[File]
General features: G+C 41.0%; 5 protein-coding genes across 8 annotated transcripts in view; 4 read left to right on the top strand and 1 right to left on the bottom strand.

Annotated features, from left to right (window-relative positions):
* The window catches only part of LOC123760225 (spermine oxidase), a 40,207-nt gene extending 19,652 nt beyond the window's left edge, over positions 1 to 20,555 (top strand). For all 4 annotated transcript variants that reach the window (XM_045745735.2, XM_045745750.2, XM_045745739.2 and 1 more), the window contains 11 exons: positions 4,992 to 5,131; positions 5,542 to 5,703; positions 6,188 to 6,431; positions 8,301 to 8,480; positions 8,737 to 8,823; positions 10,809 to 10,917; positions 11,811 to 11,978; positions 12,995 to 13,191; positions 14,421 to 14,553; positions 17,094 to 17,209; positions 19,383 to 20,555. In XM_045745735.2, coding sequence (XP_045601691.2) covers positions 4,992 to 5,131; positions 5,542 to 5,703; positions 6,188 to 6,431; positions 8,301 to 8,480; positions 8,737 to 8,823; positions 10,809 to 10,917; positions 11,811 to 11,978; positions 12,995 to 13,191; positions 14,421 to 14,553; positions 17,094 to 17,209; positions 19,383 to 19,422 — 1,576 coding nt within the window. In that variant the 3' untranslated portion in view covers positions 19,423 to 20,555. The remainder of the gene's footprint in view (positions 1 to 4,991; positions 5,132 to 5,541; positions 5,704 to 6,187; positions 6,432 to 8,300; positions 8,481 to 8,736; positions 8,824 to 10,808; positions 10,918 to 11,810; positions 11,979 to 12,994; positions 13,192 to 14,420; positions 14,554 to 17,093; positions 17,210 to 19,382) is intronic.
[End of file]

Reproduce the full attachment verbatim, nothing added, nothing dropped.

General features: G+C 41.0%; 5 protein-coding genes across 8 annotated transcripts in view; 4 read left to right on the top strand and 1 right to left on the bottom strand.

Annotated features, from left to right (window-relative positions):
* The window catches only part of LOC123760225 (spermine oxidase), a 40,207-nt gene extending 19,652 nt beyond the window's left edge, over positions 1 to 20,555 (top strand). For all 4 annotated transcript variants that reach the window (XM_045745735.2, XM_045745750.2, XM_045745739.2 and 1 more), the window contains 11 exons: positions 4,992 to 5,131; positions 5,542 to 5,703; positions 6,188 to 6,431; positions 8,301 to 8,480; positions 8,737 to 8,823; positions 10,809 to 10,917; positions 11,811 to 11,978; positions 12,995 to 13,191; positions 14,421 to 14,553; positions 17,094 to 17,209; positions 19,383 to 20,555. In XM_045745735.2, coding sequence (XP_045601691.2) covers positions 4,992 to 5,131; positions 5,542 to 5,703; positions 6,188 to 6,431; positions 8,301 to 8,480; positions 8,737 to 8,823; positions 10,809 to 10,917; positions 11,811 to 11,978; positions 12,995 to 13,191; positions 14,421 to 14,553; positions 17,094 to 17,209; positions 19,383 to 19,422 — 1,576 coding nt within the window. In that variant the 3' untranslated portion in view covers positions 19,423 to 20,555. The remainder of the gene's footprint in view (positions 1 to 4,991; positions 5,132 to 5,541; positions 5,704 to 6,187; positions 6,432 to 8,300; positions 8,481 to 8,736; positions 8,824 to 10,808; positions 10,918 to 11,810; positions 11,979 to 12,994; positions 13,192 to 14,420; positions 14,554 to 17,093; positions 17,210 to 19,382) is intronic.